Dominic Grieve calls for greater ‘political maturity’ when government loses court cases


The former attorney general has called for the government to show greater “political maturity” when it loses court cases, rather than attacking judges and lawyers.

Ministers have criticised high-profile decisions, including over Isis bride Shamima Begum’s citizenship, Brexit and Boris Johnson’s prorogation of parliament.

But Dominic Grieve QC said they should see legal defeats as a “helpful” way to reflect on what went wrong and how to govern better.

“A bit more maturity at a political level might help the executive and ministers accept some of these judgments, rather than just seeing it as another problem because there’s going to be an adverse headline in a newspaper the following morning,” he told parliament’s Joint Committee on Human Rights on Wednesday.

Critics have suggested that human rights hamstring government policy and actions on issues such as national security, but Mr Grieve said that he never felt the government was being “rendered ineffective” by legal cases.

“While ministerial colleagues understandably were sometimes irritated by some of the consequences of judgments, or the litigation surrounding it, you have to ask if it’s a price worth paying for maintaining the standards contained within the convention,” he added.

Mr Grieve said the law had allowed individuals to enforce their human rights, and that public authorities had been forced to consider rights in decisions such as concerning the wellbeing of children and vulnerable people in their decisions.

The government has launched a review of the Human Rights Act to question whether courts are being “unduly drawn into questions of policy”.

It will also consider if the act “strikes the correct balance between the roles of the courts, the government and parliament”, and if reforms should be made.

Mr Grieve, a barrister and former Conservative MP who served as attorney general between 2010 and 2014, said there was “no problem at all” with balance.

“The executive has always been subject to the scrutiny of the court and if it ceases to be we are living in a very very bad environment indeed, because parliament cannot do that on its own,” he added.

Shamima Begum should be allowed to return to UK to pursue appeal, court rules

Mr Grieve said there were a small number of incidents where courts may have “overstepped the mark”, but that was not driven by the Human Rights Act itself.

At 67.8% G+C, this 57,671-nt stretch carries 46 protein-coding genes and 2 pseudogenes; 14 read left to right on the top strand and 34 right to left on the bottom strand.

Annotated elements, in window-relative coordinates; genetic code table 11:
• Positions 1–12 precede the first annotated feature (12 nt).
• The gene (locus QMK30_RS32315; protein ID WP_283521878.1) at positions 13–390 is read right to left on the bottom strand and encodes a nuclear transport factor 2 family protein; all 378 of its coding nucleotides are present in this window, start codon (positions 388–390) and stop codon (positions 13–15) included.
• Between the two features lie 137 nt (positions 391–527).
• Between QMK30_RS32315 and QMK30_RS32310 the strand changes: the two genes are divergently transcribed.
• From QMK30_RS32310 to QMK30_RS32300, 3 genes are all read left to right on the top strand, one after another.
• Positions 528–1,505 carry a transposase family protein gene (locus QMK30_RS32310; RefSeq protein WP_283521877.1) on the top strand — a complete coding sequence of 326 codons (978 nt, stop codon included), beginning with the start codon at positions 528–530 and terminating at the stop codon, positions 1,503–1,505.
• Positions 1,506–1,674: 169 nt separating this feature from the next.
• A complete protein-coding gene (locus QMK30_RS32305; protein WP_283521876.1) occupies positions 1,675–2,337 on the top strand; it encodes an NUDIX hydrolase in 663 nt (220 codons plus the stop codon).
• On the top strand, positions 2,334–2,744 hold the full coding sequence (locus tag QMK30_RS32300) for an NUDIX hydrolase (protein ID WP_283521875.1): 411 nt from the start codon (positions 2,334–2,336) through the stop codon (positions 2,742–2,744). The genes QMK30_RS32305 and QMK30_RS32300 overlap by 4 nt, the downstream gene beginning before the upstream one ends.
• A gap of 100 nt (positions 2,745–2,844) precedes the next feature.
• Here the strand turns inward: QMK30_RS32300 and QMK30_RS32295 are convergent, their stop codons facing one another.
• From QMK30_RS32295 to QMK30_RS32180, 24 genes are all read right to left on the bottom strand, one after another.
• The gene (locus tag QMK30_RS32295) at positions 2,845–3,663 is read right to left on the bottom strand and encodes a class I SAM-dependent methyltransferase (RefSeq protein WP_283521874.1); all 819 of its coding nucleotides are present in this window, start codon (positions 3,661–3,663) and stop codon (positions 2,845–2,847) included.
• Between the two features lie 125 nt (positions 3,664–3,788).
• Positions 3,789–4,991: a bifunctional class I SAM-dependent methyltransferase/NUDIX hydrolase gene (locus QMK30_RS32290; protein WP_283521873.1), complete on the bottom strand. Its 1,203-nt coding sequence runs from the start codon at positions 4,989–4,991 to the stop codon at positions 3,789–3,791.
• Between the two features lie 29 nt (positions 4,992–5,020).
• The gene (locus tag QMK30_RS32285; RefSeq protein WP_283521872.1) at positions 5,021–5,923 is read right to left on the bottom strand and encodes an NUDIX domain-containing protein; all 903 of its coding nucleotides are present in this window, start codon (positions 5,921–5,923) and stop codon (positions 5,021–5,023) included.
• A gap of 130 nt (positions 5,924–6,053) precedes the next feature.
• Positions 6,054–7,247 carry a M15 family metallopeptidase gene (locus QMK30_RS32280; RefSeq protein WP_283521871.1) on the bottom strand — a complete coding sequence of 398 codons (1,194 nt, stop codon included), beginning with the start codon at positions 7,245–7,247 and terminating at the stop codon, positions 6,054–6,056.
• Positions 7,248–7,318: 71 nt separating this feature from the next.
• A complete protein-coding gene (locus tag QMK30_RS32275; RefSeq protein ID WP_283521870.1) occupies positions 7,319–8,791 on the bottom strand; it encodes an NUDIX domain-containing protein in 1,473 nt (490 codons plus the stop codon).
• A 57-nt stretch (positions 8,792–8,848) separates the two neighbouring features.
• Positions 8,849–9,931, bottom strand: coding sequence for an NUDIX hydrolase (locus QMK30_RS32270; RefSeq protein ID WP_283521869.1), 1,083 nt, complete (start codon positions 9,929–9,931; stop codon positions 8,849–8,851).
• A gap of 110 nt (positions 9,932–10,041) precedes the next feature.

Lord Neuberger, the former president of the Supreme Court, said that negative media coverage of controversial judicial decisions risked “distorting” the public’s understanding of human rights laws.

The retired judge, who served as president of the Supreme Court between 2012 and 2017, told the committee the UK’s “constitutional balance has not been interfered with” by the law.

“Since the advent of the Human Rights Act, the consciousness of fundamental rights has permeated public authorities and other authorities in a beneficial way which has not happened before,” he added.

The Human Rights Act 1998 was created to bring the European Convention on Human Rights (ECHR) into British law, meaning cases could be decided in the UK rather than going to Strasbourg.

The government has committed to remaining a signatory of the ECHR following Brexit, and its compliance is a condition for maintaining a security deal and other agreements with the EU.

Mr Grieve questioned what changes could be made to the Human Rights Act without derogating from the ECHR, adding: “Unless you want to put the country in position where it does not adhere to the ECHR then what you can do is quite small.”

He said that in 2006, David Cameron asked him to review the law’s operation, and that the commission he drew up came to the same conclusions but the report was “put in a bottom drawer and never published”.

Lord Neuberger summarised his view by saying “if it ain’t broke, don’t fix it”, but said that some minor improvements could potentially be made.

The Human Rights Act review, which the Conservatives committed to in their 2019 election manifesto, is separate from a separate assessment of the judicial review process.

The Lord Chief Justice defendant the Human Rights Act in May, telling MPs he was concerned about confusion between the two.

“It is important to bear in mind that to the extent that the Human Rights Act is engaged, the judges have been following precisely what parliament asked them to do,” he told MPs.

When announcing the review in December, the government said it was committed to upholding the UK’s stature on human rights but that a review was “timely” after two decades of the Human Rights Act being in operation.

“We need to make sure that our human rights framework, as with the rest of our legal framework, develops and is refined to ensure it continues to meet the needs of the society it serves,” a spokesperson added.


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